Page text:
While change is sweeping through the Chattooga County school system, the pain will be personal for the students and staff at Menlo School, Principal Mark Pickle has announced he will be hanging up his whistle and turning in his paddle as he retires after 37 years of teaching and coaching.

Pickle took his first teaching job at Trion for the 1982-1983 school year, but he departed after just one year and then found his home at Menlo as the PE teacher, a position he held for the next thirty-one years. Pickle stepped into a 49% role with the Chattooga Academy in 2015, however, fading away into retirement was not possible for a man who meant so much to so many in the Menlo community. Pickle came back to Menlo for the 2016/17 school year and has continued to serve as principal for three years.

His list of career coaching accomplishments rattle off like a yearbook sports section:

  • JV football/Varsity football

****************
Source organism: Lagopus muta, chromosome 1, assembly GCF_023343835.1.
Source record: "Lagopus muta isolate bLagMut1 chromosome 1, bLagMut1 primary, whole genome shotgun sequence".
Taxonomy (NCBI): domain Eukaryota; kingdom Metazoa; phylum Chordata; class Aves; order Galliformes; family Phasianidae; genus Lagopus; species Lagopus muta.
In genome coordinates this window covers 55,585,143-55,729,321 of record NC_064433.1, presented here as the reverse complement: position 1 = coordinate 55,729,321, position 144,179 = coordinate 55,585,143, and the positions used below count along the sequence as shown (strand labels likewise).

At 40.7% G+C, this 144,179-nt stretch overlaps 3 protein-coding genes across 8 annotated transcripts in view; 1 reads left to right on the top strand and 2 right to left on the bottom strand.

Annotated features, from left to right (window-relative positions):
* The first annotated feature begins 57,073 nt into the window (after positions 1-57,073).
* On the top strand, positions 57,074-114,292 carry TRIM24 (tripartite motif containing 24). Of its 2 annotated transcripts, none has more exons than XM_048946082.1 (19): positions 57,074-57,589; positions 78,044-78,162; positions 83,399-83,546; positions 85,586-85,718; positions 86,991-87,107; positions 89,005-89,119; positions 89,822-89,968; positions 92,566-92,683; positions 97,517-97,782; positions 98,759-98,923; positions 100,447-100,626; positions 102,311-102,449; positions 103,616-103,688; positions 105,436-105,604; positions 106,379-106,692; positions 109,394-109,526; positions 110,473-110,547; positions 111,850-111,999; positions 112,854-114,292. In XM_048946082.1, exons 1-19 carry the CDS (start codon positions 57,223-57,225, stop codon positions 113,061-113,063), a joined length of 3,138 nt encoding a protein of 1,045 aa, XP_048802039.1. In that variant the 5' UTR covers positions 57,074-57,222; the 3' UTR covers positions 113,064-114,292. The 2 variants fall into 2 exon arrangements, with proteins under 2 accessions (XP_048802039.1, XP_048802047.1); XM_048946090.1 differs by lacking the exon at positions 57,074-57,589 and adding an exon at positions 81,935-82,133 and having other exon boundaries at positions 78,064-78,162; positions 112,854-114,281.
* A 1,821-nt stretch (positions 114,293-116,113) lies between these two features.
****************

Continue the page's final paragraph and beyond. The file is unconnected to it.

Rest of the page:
• Boys JV Basketball
  • Middle school tennis
  • Varsity Girls Basketball
  • High school and middle school cross country
  • Along with Mr Lenderman, he began the High School Volleyball Program in 2011
  • Rec league sports coached during Pickle’s educational career (track, cross country, soccer, basketball, baseball, girls softball, t-ball)

AOG: What impact do you want to leave on the staff of Menlo School: 

MP: That they will continue to have the kids best interest at heart and love the kids first…teach second.

AOG: What led you to education:

MP: I chose education because of the impact Ed Thompson, Bill Kinzy, and Phyllis Payne from CHS in the 70’s, and my elementary PE teacher Sammy Townsend had on my life! Probably I owe the most to Ed Thompson who stopped me one day after my first year of teaching (when I didn’t have a desire to teach anymore) while I was biking and asked me to come see him at school one day that summer. He asked what I was planning to do the next year- I said I don’t have a clue and he told me to go see Bill King and feel out the paperwork because I would have to work for him (Thompson) until I decided on some other career. Being my principal as a kid I just did what he told me to do. The rest is history!

AOG: What will you miss the most?